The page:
You were so hot today, you’ve set me on fire, you beautiful woman! Love, G.


When will I see you, darling? You black-haired devil! I can sneak out of the office, I’ll say I have a "meeting". I’m so longing to "meet" you, it’s making me wet!  Love, D.


I want you, I need you, I want to burn you up, my sword is waiting to impale you. Love, G.


He was here so I couldn’t get away, my darling. He’s killing me but one day everything will be different. My sweet, dark angel, your little blonde devil kisses every part of your body and I mean every part. Love, D.


And so on. Ugh! The world was somehow a more innocent place before the internet. Or at least, it seemed to be, because we didn’t get to experience everything happening live all the time.


"Love, G". "Love, D". G for Giorgos. D for Dagmar. Can that be a coincidence? And "He was here" would also fit. Paulus was in Cyprus. I read further. I can hardly believe it. Someone has sent me evidence of sexting between Dagmar Wieser and Giorgos Konstantinou. I check the sender’s address again and soon establish that it’s from an internet café in Larnaca. It will be hard to find out exactly who sent it. I try anyway. A certain Tanya answers within a couple of minutes. At the moment there are 14 customers online, she writes, people come and go all the time, regular customers don’t have to register, they can get online as soon as a terminal is free.


I send her a photo of Paulus Reisinger. No, he hasn’t been in, she’s pretty sure. A description of Giorgos - oh, there’s loads of men here who look like that. She offers to go round and ask if anyone is called Giorgos. She’s intrigued. Lovely Tanya! I wait. Ten minutes later comes her next mail. "Sorry, none of them are called Giorgos. I’ll keep my eyes peeled and I’ll let you know if I see anything suspicious. Greetings to Austria! What’s it all about, anyway?"


The person who sent me these texts must have some connection to the murder. I’ll have to get hold of Zuckerbrot. There are official channels, Europol, Interpol. The Cyprus police will have to seize the computers from the internet café and find out as quickly as possible which one was used to forward these intimate texts. He would have covered his tracks. But I know from Fran that there will be traces on the hard drive. Right. So what next? Questioning to find out who used that computer? Anyone still there will have to be held by the police. How long does it take to investigate a computer? Forget it, Mira. No, it’s a lead. They’ll need the addresses of the people who are using the internet café right now. I mail Tanya, briefly explaining what’s going on. "Wow. If our customers cooperate, sure, but I can’t force them to give their addresses. I can try and secretly take pictures of them if you like? As long as the boss isn’t here, he wouldn’t like it".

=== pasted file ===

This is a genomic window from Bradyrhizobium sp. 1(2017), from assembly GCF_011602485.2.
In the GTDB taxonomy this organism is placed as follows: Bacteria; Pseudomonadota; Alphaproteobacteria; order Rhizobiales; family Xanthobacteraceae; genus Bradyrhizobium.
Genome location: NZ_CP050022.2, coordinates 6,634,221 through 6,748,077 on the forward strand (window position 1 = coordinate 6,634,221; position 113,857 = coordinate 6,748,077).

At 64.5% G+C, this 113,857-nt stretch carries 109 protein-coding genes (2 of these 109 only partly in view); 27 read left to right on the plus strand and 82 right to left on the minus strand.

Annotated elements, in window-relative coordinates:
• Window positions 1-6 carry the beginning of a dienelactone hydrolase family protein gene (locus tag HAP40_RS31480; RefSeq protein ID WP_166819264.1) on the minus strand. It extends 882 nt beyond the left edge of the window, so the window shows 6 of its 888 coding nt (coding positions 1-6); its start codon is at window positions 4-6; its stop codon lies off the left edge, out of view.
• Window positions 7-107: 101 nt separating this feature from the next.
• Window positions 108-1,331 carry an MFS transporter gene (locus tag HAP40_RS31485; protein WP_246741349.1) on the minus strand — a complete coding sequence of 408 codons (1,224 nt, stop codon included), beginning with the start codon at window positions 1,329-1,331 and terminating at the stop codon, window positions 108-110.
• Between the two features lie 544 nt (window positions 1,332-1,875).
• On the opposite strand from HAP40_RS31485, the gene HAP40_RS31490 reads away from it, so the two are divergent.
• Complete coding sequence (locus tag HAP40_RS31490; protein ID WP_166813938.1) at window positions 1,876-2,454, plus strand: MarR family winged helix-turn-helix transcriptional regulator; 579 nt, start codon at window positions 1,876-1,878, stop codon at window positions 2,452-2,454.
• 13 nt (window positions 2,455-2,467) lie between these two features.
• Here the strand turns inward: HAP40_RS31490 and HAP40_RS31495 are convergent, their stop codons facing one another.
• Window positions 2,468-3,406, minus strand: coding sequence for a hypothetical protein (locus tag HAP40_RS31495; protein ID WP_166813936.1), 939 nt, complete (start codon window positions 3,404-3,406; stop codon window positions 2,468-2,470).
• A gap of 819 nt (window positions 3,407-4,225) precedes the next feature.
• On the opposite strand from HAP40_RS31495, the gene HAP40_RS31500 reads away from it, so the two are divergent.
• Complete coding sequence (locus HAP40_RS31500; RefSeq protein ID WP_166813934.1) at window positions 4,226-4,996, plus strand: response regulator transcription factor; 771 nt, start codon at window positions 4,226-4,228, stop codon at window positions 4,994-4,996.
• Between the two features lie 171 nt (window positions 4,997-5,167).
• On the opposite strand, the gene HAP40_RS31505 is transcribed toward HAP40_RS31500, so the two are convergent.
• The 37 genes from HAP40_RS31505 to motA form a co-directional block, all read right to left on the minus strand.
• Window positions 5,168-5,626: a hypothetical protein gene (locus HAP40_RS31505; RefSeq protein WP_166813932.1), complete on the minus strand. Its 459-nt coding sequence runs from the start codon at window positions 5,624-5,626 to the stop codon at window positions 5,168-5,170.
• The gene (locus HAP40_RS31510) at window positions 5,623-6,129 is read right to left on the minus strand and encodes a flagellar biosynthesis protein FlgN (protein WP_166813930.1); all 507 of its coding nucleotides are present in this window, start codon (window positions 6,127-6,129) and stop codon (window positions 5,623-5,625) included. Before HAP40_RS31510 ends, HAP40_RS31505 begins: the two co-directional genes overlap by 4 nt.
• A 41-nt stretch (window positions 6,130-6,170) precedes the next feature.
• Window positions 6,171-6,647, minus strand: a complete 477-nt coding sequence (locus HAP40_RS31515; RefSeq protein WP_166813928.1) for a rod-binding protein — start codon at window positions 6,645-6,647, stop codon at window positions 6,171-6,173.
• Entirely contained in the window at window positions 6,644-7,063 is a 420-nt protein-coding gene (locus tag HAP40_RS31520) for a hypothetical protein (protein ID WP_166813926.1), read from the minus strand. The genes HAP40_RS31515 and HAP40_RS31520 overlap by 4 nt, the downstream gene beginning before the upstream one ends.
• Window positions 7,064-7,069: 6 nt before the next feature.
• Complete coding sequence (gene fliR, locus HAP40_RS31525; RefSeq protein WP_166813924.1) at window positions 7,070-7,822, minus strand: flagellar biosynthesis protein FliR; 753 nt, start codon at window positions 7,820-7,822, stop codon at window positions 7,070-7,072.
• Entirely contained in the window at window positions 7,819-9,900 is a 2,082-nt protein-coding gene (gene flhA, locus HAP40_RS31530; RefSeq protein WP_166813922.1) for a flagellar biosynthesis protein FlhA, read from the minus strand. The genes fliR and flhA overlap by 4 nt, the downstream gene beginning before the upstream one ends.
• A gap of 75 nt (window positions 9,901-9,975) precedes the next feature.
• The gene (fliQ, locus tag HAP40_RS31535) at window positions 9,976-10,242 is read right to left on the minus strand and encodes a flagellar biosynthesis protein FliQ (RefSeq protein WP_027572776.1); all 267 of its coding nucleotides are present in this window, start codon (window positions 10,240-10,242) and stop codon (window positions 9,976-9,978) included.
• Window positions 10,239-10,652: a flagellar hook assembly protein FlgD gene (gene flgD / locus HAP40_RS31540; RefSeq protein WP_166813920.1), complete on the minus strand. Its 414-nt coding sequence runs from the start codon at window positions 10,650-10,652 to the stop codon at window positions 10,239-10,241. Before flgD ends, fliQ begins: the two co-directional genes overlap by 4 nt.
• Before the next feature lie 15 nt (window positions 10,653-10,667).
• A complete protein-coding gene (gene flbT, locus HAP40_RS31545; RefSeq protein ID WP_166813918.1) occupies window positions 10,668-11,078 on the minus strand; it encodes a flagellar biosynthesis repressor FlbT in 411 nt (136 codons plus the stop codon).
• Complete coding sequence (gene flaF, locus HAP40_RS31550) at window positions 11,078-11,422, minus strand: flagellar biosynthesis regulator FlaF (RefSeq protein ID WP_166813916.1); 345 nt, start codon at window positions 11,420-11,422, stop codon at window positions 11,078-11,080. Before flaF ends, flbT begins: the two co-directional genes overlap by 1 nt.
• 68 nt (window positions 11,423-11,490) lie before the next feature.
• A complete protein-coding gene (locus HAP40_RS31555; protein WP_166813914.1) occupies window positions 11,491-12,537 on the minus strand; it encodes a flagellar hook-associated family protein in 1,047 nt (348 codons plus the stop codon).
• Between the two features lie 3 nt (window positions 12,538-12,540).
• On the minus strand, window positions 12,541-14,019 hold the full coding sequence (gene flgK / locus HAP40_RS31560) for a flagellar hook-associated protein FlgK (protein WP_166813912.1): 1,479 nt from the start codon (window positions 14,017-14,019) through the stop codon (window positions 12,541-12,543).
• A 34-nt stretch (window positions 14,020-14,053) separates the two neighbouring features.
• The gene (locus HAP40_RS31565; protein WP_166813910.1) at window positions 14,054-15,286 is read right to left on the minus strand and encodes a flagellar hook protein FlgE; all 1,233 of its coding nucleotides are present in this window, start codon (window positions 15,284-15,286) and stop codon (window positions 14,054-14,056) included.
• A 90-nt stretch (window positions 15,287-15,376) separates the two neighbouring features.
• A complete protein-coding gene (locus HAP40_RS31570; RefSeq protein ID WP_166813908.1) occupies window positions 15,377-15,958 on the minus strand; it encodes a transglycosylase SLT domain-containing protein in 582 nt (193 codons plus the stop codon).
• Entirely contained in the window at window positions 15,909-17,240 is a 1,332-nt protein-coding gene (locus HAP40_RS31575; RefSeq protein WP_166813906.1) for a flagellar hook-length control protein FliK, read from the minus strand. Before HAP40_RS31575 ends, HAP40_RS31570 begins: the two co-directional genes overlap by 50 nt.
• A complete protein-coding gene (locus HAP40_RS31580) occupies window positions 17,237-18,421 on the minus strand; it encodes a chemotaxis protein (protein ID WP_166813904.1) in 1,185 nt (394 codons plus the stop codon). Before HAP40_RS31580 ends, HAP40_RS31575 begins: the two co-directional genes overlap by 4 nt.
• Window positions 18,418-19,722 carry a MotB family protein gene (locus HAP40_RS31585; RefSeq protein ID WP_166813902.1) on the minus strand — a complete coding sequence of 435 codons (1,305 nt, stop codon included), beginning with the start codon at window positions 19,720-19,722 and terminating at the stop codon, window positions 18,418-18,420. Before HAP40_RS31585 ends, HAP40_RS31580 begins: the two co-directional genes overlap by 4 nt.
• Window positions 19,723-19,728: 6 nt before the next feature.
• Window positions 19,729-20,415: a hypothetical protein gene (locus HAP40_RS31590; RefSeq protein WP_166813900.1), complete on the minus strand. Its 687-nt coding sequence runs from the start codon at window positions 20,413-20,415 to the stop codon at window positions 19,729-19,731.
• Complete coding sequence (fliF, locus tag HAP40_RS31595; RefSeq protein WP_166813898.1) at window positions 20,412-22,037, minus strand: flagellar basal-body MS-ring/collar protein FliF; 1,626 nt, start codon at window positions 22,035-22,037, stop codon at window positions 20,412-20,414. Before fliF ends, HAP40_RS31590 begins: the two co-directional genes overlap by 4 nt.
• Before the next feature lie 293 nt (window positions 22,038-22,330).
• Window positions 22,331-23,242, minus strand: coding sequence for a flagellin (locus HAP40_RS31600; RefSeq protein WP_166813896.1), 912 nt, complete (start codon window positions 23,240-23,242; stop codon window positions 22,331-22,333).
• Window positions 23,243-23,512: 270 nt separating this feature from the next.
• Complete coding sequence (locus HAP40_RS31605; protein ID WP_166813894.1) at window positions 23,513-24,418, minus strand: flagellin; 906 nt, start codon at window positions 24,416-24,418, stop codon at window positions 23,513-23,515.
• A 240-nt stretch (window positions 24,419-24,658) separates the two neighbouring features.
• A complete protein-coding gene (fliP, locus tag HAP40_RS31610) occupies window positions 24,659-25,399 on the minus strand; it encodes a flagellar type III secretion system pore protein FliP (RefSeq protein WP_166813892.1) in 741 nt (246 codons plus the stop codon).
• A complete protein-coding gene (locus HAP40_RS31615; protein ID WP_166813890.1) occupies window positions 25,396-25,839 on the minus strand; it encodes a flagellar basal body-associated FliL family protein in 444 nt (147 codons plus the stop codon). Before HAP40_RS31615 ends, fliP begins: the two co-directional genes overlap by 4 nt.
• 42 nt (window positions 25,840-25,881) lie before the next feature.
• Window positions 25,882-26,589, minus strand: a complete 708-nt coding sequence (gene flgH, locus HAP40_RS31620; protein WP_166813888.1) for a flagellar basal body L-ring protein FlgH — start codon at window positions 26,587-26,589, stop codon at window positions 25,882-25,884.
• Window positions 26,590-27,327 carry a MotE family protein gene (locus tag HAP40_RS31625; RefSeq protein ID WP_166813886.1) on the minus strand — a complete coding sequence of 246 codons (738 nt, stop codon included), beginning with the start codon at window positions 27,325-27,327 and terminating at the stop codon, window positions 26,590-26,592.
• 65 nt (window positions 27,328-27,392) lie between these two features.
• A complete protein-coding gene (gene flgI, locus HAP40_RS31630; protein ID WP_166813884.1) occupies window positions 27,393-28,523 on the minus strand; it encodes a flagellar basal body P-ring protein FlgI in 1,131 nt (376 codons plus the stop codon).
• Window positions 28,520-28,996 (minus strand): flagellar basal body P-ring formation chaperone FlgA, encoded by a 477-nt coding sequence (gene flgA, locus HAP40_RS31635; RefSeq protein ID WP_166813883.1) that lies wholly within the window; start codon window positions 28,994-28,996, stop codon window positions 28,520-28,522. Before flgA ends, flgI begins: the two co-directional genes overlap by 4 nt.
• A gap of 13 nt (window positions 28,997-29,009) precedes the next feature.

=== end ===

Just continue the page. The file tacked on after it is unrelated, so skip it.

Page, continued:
OK. Now for Zuckerbrot. My mobile rings. Is he telepathic? No, it’s Vesna.


"Isn’t it crazy? Why didn’t you call me? Or are you being on your way there? You have right, should be more careful. But who can guess such a thing?"


What on earth is she talking about?


"Mira? Are you hearing me? Where are you?"


Does she know about the sexting? Has everyone been sent copies? From the bogus address in Larnaka?


"I’m here. Is it about the sexting?"


"What is this sexting? It is about Paulus Reisinger. Don’t tell me you are not knowing? It was in the radio. In the news. I was hearing it. Well, Hans was hearing it and he was telling me right away. Because he is realising…"


"What news?" I yell.


"Shot in head. Paulus Reisinger. On beach. In the night. He was found".


"Tell me it isn’t true!"


"Is true! He is alive, but in coma. Nobody knows if suicide or murder. He was wearing gloves. Gunshot is being heard or else he is being dead."


We shouldn’t have left him alone. The theatre company should have made him go to Rome with them. The Cyprus police should have seen he was at risk. What was it he said in the café in Nicosia? ‘All is lost, nothing else is important’. Something like that. Not even his own life? But then, if it’s not important why not continue to live?


"Mira!" shouts Vesna.